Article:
Do Intersexual Conditions Change The Game?

OK – today it’s just a nice quick post. Pull the pin out of the grenade, drop it and take a few steps back.

South African runner Caster Semenya has put intersexual conditions fairly firmly in the spotlight; and basically it’s not something I’d ever really considered before. But Wikipedia says that:

According to the ISNA definition above, 1 percent of live births exhibit some degree of sexual ambiguity.[67] Between 0.1% and 0.2% of live births are ambiguous enough to become the subject of specialist medical attention, including surgery to disguise their sexual ambiguity. (Source)

For my mind, the “black and white” perspective that says that homosexual relations is always sinful, is based on an assumption that gender is equally “black and white”.

So is the existence, and prevalence of such a significant degree of ambiguity around gender a game changer with respect to theological reflection on the acceptance or otherwise of homosexual relationships? Why/why not? Or put another way: who should a person like Caster be allowed to marry?

I have no answers, only questions.

3 Replies to “Do Intersexual Conditions Change The Game?”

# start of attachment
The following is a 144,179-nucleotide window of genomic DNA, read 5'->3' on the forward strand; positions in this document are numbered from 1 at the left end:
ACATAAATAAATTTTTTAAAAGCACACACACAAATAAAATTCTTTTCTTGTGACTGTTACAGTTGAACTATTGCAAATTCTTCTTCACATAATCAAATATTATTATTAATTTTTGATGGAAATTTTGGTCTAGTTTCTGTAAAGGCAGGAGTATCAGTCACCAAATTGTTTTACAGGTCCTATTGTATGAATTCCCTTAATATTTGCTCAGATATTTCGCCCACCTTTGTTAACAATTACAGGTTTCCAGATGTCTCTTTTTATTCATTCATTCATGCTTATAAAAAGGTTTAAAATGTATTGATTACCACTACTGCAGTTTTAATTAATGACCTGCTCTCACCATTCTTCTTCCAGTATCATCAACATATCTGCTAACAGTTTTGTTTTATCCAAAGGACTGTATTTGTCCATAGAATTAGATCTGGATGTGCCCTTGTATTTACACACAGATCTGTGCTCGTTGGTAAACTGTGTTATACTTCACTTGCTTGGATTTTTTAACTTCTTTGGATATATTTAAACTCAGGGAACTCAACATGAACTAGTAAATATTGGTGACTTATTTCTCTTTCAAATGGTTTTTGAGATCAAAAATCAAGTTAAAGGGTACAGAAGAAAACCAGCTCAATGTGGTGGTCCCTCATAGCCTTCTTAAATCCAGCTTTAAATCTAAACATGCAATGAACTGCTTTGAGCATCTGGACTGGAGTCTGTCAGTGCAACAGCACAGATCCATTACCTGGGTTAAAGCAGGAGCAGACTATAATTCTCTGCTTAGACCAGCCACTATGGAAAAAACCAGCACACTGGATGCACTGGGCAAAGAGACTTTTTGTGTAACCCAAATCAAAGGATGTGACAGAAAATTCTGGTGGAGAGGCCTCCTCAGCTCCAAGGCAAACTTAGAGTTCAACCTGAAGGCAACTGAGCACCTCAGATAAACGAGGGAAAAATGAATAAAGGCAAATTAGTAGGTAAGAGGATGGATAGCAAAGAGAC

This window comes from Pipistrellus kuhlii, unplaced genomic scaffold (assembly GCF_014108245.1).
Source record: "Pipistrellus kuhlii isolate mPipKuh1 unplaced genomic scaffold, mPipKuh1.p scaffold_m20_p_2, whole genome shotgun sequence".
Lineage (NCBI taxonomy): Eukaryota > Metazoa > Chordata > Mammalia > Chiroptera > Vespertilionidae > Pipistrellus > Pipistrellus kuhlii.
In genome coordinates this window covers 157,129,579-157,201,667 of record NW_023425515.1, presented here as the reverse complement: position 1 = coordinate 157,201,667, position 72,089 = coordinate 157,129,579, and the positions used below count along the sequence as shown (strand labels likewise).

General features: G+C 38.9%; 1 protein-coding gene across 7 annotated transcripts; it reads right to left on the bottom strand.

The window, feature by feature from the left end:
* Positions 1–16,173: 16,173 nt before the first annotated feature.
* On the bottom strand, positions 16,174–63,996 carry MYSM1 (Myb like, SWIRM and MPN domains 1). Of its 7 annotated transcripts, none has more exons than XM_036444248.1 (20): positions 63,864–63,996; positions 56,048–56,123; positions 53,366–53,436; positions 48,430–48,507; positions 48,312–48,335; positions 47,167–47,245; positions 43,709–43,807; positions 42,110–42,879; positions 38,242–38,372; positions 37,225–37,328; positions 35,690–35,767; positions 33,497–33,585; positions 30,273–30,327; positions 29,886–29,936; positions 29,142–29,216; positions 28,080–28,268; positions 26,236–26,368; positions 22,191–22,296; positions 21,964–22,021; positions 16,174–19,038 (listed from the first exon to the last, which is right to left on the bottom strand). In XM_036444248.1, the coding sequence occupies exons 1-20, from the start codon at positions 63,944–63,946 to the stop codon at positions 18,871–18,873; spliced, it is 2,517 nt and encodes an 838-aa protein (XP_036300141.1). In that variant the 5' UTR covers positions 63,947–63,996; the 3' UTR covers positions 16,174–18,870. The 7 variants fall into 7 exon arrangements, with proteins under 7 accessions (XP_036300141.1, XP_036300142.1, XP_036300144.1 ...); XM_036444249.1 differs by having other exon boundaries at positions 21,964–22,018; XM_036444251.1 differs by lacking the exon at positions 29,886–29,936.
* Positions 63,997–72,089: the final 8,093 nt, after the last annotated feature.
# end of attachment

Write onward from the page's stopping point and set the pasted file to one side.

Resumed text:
1. Disjointed thoughts:

    1) “allowed to marry” … don’t even like how that sounds … even an extremist like me cringes at that kind of language. 🙂
    2) what gender is Caster for the purpose of athletics and other discussion? … that’s a tough one, wish I knew.
    3) is homosexuality a sin? yes and I’m not clear how that is linked to this. I say that because if question 2 can be resolved honestly without other agendas in mind, then homosexuality wouldn’t be a concern in that case. Homosexuality’s sinfulness is a stand alone issue in this context.

    1. 1) It’s poorly phrased, but I think the question is a fairly valid one.
      2) Yep. It is tough, and the big point is that I’m not sure that we can decisively say either way.
      3) How is that linked? Because the build in assumption in any conversation about homosexuality is that gender is clear cut or self evident. Isn’t it? So when that’s no longer true – I think that brings about some bigger questions. That’s not to say we don’t come out with the same answers at the end, but I do think we need to engage the questions if we’re to have any kind of intellectual integrity.

      1. Ok – I’m with you … but on the third point I think there’s a sequence … and this is not unlike so many other hard issues, abortion, healthcare, etc… and for me the sequence starts with the supposition that homosexuality is sin. Then as real life tough ones, e.g., intersexuality, comes along, I have to wrestle with how to apply that. That leads me to then trying to understand what sex the individual is rather than trying to rethink if homosexuality is sin. Does that make sense?

        In the end, your point remains, to ignore does not lend itself to integrity. I’ve never had the need to engage in that conversation because the few times it’s come up to me it was always a “what about?” rather than real life situation I needed to really deal with.

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